1910 Barclay Perkins EIP Ex Porter 1063.5 56.04% 12.30% 8.88% 5.47% 2.73% 14.58%
1911 Barclay Perkins RDP Porter 1068.2 47.39% 8.65% 7.83% 11.13% 7.42% 17.58%
1909 Truman Imperial Stout Stout 1094.2 76.76% 2.93% 4.10% 2.93% 13.28%
1909 Truman SS Stout 1072.0 76.76% 2.93% 4.10% 2.93% 13.28%
1909 Truman Runner L & C Porter 1054.3 68.66% 4.61% 7.37% 4.61% 14.75%
1909 Truman Country Runner Porter 1058.2 67.82% 5.59% 2.39% 5.59% 2.39% 2.39% 1.60% 12.23%
1909 Truman Bottling Porter 1052.6 67.82% 5.59% 2.39% 5.59% 2.39% 2.39% 1.60% 12.23%
1909 Truman Export Stout Stout 1069.3 69.90% 8.74% 8.74% 12.62%
1909 Truman Runner Porter 1058.2 65.87% 6.35% 6.35% 6.35% 1.59% 2.38% 11.11%
1909 Truman Keeping Stout Stout 1069.3 69.90% 8.74% 8.74% 12.62%
1912 Thomas Usher 48/- Stout 1046 66.39% 4.92% 6.15% 6.15% 16.39%
1912 Thomas Usher 54/- Stout 1054 66.39% 4.92% 6.15% 6.15% 16.39%
1912 Thomas Usher Stt Stout 1070 66.39% 4.92% 6.15% 6.15% 16.39%
1909 Maclay OMS 63/- Stout 1062 47.62% 9.52% 3.17% 28.57% 11.11%
1909 Maclay DBS 54/- Stout 1044 50.28% 10.06% 3.35% 30.17% 6.15%
1913 Wm. Younger S2 Stout 1059 42.86% 6.59% 6.59% 32.97% 10.99%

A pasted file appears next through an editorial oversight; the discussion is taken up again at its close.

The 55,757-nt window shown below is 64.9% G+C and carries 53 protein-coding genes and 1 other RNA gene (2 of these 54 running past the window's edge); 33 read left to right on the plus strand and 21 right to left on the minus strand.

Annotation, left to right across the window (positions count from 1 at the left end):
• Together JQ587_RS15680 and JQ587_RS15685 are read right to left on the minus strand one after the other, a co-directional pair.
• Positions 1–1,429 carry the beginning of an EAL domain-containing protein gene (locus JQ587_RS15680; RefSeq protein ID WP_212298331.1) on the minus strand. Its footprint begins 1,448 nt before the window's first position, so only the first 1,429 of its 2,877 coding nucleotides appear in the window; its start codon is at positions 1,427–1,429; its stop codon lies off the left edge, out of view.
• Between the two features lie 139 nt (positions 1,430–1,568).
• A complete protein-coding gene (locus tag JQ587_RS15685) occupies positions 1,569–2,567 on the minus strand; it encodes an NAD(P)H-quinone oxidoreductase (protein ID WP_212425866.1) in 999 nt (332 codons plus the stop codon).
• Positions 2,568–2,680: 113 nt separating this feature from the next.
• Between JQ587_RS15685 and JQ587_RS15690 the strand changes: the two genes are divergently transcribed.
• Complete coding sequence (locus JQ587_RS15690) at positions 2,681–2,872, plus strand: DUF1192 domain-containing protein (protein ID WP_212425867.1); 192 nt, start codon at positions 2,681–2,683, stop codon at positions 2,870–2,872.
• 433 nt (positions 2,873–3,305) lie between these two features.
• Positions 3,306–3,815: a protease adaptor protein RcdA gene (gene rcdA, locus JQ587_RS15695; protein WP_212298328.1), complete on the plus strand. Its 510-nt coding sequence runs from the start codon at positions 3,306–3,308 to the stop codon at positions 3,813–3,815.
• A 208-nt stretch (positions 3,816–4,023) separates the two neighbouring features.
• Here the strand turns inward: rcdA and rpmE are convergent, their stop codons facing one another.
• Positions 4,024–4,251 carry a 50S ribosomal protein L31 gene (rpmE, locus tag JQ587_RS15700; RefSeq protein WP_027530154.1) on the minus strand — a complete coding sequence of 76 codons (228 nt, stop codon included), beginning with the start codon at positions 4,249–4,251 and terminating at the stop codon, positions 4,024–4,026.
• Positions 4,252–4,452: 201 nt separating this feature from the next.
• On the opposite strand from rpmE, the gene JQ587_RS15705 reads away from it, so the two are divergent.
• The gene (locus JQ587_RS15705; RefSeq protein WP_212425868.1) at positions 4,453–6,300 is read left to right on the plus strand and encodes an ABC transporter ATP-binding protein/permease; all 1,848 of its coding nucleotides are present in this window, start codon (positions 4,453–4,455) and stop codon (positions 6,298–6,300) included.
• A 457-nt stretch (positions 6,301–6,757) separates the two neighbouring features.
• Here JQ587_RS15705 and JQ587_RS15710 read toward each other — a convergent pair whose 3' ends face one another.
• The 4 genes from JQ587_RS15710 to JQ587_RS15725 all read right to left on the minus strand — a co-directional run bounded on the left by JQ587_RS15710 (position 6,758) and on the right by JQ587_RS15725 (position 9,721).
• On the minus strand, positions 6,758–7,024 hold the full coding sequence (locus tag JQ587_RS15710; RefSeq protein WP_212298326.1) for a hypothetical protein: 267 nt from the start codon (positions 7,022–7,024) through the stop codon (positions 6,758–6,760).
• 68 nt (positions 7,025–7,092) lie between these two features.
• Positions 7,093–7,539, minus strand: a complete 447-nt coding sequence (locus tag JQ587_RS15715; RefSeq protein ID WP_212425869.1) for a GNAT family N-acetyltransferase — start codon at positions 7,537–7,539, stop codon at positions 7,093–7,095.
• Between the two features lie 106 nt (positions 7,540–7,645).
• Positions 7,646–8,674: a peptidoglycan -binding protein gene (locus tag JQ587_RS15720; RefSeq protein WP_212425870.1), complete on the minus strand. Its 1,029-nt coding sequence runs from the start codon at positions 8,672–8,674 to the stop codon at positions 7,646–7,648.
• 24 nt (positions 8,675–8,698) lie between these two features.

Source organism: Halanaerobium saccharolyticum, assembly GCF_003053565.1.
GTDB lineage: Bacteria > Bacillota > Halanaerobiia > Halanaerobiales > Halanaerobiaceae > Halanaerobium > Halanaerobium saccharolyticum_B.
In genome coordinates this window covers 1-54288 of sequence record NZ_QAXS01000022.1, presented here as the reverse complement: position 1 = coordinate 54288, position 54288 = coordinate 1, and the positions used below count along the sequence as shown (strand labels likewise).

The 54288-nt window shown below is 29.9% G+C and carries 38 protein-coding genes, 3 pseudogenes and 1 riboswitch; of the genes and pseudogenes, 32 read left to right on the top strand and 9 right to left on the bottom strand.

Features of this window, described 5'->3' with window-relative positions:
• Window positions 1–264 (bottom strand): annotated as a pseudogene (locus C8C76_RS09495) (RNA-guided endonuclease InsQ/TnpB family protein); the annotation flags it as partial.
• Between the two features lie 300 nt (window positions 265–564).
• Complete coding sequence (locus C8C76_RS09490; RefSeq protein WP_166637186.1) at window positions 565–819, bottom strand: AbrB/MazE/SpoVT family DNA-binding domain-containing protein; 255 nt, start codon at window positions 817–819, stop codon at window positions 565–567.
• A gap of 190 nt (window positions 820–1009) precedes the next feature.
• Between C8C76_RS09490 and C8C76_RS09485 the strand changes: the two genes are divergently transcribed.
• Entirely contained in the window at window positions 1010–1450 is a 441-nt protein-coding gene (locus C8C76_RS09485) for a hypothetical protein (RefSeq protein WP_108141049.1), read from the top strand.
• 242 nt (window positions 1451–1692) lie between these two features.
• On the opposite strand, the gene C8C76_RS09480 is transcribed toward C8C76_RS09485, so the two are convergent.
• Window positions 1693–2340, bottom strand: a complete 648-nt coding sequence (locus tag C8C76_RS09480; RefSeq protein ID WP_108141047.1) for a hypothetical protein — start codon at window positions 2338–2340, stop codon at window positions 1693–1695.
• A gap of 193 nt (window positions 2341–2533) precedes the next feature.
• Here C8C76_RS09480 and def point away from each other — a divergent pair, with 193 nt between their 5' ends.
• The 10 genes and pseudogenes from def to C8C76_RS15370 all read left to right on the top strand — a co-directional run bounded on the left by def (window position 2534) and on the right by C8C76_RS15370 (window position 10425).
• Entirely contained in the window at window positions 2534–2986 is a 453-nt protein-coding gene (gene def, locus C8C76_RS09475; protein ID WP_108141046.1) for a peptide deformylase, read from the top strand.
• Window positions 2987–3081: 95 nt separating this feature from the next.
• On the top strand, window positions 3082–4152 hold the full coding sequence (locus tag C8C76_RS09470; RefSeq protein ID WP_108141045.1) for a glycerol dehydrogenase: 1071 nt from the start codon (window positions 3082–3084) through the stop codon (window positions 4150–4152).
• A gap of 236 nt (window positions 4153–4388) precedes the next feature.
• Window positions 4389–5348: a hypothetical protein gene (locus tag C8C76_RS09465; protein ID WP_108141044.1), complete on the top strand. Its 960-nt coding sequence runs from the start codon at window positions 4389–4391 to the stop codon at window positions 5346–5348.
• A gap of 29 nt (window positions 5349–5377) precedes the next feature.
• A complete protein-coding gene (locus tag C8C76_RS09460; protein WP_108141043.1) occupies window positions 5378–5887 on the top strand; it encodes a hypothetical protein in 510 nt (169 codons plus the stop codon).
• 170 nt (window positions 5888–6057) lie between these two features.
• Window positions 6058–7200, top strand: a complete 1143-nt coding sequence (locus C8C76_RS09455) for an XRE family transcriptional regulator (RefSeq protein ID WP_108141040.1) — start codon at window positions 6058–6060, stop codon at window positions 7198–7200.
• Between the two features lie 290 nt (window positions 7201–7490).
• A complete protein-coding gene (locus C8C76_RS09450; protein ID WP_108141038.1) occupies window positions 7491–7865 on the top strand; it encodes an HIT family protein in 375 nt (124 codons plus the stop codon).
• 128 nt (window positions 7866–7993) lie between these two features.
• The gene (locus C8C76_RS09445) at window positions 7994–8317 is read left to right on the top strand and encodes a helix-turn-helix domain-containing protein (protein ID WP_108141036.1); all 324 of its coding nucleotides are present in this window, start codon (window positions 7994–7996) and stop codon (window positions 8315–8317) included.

1913 Wm. Younger DBS Stout 1065 42.42% 6.06% 6.06% 33.33% 12.12%
1913 Wm. Younger MBS Stout 1065 49.09% 5.45% 5.45% 32.73% 7.27%
Sources:
Barclay Perkins brewing record held at the London Metropolitan Archives, document number ACC/2305/1/602
Whitbread brewing record held at the London Metropolitan Archives, document number LMA/4453/D/09/106
Truman  brewing record held at the London Metropolitan Archives, document number B/THB/C/112
Thomas Usher brewing record held at the Scottish Brewing Archive, document number TU/6/1/5.
Maclay brewing record held at the Scottish Brewing Archive, document number M/6/1/1/2.
William Younger brewing record held at the Scottish Brewing Archive, document number WY/6/1/2/58.

Thursday, 8 December 2016

Save a child this Christmas

I'm dreading Christmas. Now the kids are both of drinking age, we'll need an ocean of booze to tide us over the holidays. How can I possibly afford it?

The money has to come from somewhere. My books are the answer.

Every book you buy will get Andrew a slab of Amstel or Alexei a bottle of bargain vodka. Just imagine their happy, smiling faces on Christmas morning - after they've knocked it all back. Every book you buy will get a kid through one day of the holidays - and remember there are twelve days of Christmas.

Make a boy happy. Buy my books!

Support independent publishing: buy this book on Lulu. Support independent publishing: buy this book on Lulu. Support independent publishing: buy this book on Lulu. Support independent publishing: buy this book on Lulu. Support independent publishing: buy this book on Lulu.